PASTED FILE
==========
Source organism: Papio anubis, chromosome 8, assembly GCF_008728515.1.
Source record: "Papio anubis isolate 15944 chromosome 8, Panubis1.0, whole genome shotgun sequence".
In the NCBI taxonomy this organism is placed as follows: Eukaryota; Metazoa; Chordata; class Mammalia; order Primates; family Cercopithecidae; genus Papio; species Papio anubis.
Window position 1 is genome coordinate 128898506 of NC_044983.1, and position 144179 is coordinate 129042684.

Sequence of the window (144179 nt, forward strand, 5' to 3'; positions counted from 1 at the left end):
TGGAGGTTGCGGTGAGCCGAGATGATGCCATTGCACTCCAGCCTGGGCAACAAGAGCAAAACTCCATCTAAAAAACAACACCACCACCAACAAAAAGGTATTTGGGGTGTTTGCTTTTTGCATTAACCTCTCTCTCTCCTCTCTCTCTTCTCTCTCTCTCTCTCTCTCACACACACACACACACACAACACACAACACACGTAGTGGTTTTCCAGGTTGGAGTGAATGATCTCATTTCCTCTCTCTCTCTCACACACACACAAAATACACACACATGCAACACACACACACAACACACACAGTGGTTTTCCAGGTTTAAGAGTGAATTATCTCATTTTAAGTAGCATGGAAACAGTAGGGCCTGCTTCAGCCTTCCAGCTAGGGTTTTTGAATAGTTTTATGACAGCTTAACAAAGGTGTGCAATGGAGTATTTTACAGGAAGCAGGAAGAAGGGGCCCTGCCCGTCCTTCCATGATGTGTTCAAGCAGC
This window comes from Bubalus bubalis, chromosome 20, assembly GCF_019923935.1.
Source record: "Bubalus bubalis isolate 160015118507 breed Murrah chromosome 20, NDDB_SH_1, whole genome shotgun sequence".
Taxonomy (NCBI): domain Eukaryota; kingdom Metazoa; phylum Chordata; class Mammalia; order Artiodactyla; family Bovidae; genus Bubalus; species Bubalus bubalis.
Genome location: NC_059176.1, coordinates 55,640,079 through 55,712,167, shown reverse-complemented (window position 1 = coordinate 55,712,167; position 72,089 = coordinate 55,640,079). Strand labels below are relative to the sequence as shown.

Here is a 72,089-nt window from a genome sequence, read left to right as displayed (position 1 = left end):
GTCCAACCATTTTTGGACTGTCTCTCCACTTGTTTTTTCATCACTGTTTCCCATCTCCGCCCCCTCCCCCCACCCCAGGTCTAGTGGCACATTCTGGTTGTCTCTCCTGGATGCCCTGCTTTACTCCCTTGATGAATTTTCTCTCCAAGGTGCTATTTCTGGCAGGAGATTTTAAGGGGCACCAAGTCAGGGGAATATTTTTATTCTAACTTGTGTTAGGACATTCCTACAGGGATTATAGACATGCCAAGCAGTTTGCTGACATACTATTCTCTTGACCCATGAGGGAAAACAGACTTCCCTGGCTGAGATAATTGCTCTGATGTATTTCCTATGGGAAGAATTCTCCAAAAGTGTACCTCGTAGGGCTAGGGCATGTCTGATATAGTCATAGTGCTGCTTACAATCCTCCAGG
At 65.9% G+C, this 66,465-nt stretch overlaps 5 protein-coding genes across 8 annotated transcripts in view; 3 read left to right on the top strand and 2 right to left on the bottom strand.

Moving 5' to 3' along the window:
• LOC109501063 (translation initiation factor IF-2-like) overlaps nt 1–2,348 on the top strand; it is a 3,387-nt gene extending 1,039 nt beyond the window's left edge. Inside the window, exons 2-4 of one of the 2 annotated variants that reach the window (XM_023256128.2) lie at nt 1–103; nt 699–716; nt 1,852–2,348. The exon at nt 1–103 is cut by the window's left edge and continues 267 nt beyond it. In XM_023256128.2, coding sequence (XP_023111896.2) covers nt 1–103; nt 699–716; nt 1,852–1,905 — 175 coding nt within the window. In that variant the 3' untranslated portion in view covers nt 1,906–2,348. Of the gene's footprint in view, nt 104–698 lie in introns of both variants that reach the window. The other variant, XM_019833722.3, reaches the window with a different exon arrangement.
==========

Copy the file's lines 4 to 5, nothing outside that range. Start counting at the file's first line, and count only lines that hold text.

Window position 1 is genome coordinate 128898506 of NC_044983.1, and position 144179 is coordinate 129042684.

Sequence of the window (144179 nt, forward strand, 5' to 3'; positions counted from 1 at the left end):